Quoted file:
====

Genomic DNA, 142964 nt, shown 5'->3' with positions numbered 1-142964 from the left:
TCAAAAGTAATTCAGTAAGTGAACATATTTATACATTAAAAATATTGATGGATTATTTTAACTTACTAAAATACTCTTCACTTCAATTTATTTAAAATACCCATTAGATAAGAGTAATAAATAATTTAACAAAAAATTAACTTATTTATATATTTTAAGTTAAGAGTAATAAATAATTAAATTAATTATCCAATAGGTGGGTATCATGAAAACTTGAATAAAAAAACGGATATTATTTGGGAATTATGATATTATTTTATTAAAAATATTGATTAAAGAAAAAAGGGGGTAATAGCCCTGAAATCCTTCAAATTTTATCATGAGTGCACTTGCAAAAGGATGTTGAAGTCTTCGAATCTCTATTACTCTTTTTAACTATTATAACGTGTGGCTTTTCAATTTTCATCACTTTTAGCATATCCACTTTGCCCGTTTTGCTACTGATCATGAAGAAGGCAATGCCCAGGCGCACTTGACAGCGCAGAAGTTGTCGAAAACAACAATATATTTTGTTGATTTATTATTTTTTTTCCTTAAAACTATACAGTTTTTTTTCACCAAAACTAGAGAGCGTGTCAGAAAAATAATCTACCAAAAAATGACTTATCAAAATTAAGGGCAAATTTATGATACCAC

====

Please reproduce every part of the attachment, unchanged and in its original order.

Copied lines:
Genomic DNA, 142964 nt, shown 5'->3' with positions numbered 1-142964 from the left:
TCAAAAGTAATTCAGTAAGTGAACATATTTATACATTAAAAATATTGATGGATTATTTTAACTTACTAAAATACTCTTCACTTCAATTTATTTAAAATACCCATTAGATAAGAGTAATAAATAATTTAACAAAAAATTAACTTATTTATATATTTTAAGTTAAGAGTAATAAATAATTAAATTAATTATCCAATAGGTGGGTATCATGAAAACTTGAATAAAAAAACGGATATTATTTGGGAATTATGATATTATTTTATTAAAAATATTGATTAAAGAAAAAAGGGGGTAATAGCCCTGAAATCCTTCAAATTTTATCATGAGTGCACTTGCAAAAGGATGTTGAAGTCTTCGAATCTCTATTACTCTTTTTAACTATTATAACGTGTGGCTTTTCAATTTTCATCACTTTTAGCATATCCACTTTGCCCGTTTTGCTACTGATCATGAAGAAGGCAATGCCCAGGCGCACTTGACAGCGCAGAAGTTGTCGAAAACAACAATATATTTTGTTGATTTATTATTTTTTTTCCTTAAAACTATACAGTTTTTTTTCACCAAAACTAGAGAGCGTGTCAGAAAAATAATCTACCAAAAAATGACTTATCAAAATTAAGGGCAAATTTATGATACCAC